Did you know that getting vaccinated is just as important for seniors as it is for children? Based on decades of research, The Centers for Disease Control and Prevention now recommends several vaccines for the elderly, after age 60.
All adults should ask their doctor about immunizations, and the older we are, the more likely we need vaccinations or booster shots for vaccines that may have worn off. No matter what your age, vaccines are one of the best and easiest ways to protect your health and the health of your loved ones.
As we age, our immune system weakens and puts us at a higher risk for diseases and their complications. Older adults often have conditions that can make it harder to fight off infection, and with some chronic diseases, the complications of infection can be more severe. For example, getting the flu if you have heart disease increases the stress on the heart and therefore your risk of heart attack. If you have diabetes, flu infection can raise your blood glucose to dangerous levels and if you have lung disease, it can lead to pneumonia or other problems.
Here’s the upshot on vaccines that can help seniors prevent:
Flu. It’s important to get the flu vaccine every year because it’s updated annually to best defend against the constantly changing virus. People 65 and older are at greater risk of serious complications and hospitalization from the flu because our immune defenses become weaker with age. So, all adults should have a flu shot, but the older you are, the more essential it is.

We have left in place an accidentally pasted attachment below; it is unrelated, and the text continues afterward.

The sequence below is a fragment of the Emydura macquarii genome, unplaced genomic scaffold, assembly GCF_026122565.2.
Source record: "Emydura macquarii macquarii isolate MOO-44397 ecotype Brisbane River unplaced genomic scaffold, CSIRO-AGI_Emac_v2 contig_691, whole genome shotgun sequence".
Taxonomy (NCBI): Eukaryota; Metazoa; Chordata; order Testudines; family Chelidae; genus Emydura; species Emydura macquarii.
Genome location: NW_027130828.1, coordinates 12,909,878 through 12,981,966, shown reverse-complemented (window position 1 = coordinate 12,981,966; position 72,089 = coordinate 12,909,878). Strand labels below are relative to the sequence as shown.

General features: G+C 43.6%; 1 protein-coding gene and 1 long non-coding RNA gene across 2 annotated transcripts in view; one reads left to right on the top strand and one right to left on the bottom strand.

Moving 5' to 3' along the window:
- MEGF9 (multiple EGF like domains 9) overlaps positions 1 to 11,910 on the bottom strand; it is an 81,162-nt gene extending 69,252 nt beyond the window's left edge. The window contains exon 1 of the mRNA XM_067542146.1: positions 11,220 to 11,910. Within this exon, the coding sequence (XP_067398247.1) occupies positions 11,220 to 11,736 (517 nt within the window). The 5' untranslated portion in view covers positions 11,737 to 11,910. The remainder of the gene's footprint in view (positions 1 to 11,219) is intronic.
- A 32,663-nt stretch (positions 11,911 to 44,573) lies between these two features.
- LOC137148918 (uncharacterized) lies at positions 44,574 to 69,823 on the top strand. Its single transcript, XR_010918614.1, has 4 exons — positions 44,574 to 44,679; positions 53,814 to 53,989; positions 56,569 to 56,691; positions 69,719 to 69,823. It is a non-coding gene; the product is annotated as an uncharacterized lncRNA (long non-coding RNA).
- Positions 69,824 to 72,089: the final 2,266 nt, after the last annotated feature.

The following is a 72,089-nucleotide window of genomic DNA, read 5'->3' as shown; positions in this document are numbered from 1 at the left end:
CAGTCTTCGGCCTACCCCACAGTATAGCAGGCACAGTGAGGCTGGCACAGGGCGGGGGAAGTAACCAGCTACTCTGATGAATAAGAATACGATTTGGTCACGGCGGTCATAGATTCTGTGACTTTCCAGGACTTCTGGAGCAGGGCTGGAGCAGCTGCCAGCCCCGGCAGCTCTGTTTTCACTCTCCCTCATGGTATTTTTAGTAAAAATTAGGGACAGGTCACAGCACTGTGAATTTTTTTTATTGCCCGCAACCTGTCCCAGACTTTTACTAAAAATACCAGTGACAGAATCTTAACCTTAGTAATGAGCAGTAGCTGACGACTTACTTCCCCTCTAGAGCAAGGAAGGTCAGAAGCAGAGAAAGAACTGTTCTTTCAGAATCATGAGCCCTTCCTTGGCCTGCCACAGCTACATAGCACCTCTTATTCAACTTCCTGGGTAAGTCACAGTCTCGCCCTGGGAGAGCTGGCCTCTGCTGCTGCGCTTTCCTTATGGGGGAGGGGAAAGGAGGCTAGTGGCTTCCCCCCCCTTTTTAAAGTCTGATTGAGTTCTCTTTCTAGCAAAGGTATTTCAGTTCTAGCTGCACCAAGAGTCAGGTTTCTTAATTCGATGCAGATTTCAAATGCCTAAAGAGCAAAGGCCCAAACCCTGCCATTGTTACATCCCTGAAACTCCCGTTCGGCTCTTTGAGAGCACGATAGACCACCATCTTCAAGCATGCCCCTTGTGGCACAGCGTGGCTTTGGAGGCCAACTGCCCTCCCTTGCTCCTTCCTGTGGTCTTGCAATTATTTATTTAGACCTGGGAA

Tetanus, diphtheria and pertussis. Thanks to immunizations, these serious and sometimes deadly diseases are uncommon now. Most of us were vaccinated against tetanus, diphtheria and pertussis (whooping cough) when we were young, but since immunity fades over time, we need to get booster shots. So if it has been more than 10 years since your last shot, it’s time for a booster.
Shingles. This very painful, blistering rash is caused by the varicella zoster virus, the same virus that causes chicken pox. Anyone who has ever had chicken pox is susceptible to getting shingles, but the risk increases dramatically for older adults. That’s why the vaccine is recommended for those over 60. It has been shown to cut the risk of developing shingles in half and also reduces the severity of the disease for most people who do get it.
Pneumonia. Caused by streptococcus pneumoniae bacteria, pneumonia is an infection of the lungs that can be serious or even deadly—especially for older adults. It is now recommended that people 65 and older receive two vaccines to prevent pneumonia and other pneumococcal diseases. The PCV13 and PPSV23 vaccines together protect against 36 strains of bacteria that cause pneumonia and other dangerous infections like meningitis.
Not all vaccines are for all people. For example, if you have a particular allergy or disease, some vaccines would not be recommended. So before you get vaccinated, talk to your doctor about what vaccines are right for you depending on your age, health and medical history.